S. Maxam illustrates why developing our ability to be resilient helps fulfill our emotional sense-of-self and reaffirms our humanity.
A stone when struck resists. If its resistance is greater than the force of the blow struck, it remains outwardly unchanged. Otherwise, it is shattered. While the living thing may easily be crushed by a superior force, it none the less tries to turn the energies which act upon it into means of its own further existences… It is the very nature of life to strive to continue in being. Since this continuance can be secured only by constant renewals, life is a self-renewing process.
Resilience: the individual’s capacity for adapting successfully and functioning competently despite experiencing chronic adversity or following exposure to prolonged or severe trauma -Dante Cicchetti
One of the most popular examples of resilience has been documented in Victor Frankl’s book ‘Man’s Search for Meaning’. Frankl describes his time as an prisoner in a concentration camp during World War II and how he developed a method for finding a reason to live. Victor Frankl developed logotherapy as a result of this experience.
Logotherapy is defined as “the belief that it is the striving to find a meaning in one’s life that is the primary, most powerful motivating and driving force in humans.” A person does not need to have an experience as profoundly traumatizing as surviving one of history’s worst genocides to become a resilient individual. Any circumstance can be an impetus for the deep self-reflection and existential analysis used by Victor Frankl.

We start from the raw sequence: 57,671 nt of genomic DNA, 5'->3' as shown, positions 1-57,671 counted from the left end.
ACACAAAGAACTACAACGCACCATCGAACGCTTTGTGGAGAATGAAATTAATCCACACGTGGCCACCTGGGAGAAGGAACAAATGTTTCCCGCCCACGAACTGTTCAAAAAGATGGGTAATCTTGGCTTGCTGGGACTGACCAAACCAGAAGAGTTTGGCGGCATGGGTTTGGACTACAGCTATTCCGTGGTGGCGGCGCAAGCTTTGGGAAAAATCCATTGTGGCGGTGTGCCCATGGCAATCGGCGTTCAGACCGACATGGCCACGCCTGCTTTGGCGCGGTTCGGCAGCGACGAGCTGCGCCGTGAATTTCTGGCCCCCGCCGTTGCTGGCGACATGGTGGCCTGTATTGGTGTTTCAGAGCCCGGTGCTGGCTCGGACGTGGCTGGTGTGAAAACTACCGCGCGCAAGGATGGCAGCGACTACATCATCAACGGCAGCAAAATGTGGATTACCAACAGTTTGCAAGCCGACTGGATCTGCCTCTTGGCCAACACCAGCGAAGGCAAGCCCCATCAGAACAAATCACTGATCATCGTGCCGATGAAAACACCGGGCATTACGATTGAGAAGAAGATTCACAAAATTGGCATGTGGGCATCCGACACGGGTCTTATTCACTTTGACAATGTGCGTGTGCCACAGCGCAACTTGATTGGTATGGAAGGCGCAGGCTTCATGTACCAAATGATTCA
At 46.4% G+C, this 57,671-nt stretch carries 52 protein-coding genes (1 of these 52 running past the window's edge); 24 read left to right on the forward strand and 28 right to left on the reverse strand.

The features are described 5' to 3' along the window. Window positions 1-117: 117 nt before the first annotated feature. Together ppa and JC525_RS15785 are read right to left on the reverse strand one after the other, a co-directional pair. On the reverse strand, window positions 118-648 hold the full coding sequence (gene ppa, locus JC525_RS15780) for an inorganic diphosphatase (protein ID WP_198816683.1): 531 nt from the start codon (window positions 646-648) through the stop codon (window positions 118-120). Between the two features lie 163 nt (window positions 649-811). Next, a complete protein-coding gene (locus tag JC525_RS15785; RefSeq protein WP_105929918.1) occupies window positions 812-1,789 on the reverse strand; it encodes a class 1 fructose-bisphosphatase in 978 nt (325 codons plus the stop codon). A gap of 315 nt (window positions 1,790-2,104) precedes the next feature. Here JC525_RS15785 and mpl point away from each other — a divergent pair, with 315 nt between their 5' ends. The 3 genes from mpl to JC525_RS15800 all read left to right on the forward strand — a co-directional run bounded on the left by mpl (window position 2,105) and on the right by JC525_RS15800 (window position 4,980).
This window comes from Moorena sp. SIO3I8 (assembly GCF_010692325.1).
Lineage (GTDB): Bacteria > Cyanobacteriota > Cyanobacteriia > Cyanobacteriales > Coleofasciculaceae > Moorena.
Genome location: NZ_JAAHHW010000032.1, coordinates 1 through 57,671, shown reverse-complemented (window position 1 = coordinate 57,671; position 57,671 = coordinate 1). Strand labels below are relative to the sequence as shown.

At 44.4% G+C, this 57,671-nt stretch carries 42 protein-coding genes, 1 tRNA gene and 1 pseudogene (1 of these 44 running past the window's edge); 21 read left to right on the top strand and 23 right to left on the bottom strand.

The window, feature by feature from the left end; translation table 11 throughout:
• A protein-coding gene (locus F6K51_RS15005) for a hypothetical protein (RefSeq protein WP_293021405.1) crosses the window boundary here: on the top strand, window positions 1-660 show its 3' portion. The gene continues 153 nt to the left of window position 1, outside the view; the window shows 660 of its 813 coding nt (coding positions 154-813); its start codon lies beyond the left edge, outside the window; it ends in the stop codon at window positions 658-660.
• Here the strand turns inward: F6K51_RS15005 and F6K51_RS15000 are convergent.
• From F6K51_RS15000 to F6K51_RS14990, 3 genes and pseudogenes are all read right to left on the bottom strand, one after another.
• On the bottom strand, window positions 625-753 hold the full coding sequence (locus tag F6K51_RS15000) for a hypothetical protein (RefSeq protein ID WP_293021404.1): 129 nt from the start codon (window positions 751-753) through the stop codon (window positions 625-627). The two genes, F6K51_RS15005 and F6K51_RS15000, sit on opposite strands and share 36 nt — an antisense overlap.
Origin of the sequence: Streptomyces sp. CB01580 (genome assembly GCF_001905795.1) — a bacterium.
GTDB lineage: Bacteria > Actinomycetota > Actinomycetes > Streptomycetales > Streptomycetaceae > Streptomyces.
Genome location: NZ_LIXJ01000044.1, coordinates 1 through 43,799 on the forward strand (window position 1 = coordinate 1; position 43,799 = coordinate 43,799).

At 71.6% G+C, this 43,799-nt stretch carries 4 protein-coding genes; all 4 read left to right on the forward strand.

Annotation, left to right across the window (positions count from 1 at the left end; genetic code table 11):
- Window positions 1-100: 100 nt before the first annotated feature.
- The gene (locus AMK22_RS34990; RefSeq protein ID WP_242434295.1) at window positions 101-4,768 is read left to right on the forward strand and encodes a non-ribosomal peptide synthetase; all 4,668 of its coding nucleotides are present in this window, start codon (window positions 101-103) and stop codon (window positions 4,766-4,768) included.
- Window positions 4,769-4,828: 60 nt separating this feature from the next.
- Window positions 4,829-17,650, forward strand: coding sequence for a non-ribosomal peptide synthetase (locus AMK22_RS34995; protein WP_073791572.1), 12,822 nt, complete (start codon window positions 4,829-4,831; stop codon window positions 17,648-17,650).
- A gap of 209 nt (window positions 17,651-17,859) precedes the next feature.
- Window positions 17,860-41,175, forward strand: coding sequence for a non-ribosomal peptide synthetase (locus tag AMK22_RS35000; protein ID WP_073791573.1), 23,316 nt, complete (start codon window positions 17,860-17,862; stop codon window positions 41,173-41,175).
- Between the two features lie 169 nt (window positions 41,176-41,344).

I personally define resilience as using even a minor crisis to develop emotional muscle memory to have the psychological reflex—aka the ability to bounce back—from emergencies and the stress of modern life. To train yourself to become resilient it is vital to recognize the emotions that arise when life presents difficulties and obstacles and to develop an internal language to describe what is happening psychologically.
“Psychological resilience refers to an individual’s capacity to withstand stressors and not manifest psychology dysfunction, such as mental illness or persistent negative mood. This is the mainstream psychological view of resilience, that is, resilience is defined in terms a person’s capacity to avoid psychopathology despite difficult circumstances.”-1
Every person must realize that he or she can survive and thrive when challenged by life. Of course having the ability to communicate our emotions and feel validated is a valuable precursor to recognizing this ability. For men this means avoiding our socially constructed desire to minimize or ignore the spectrum of emotions that we may encounter when faced with a crisis.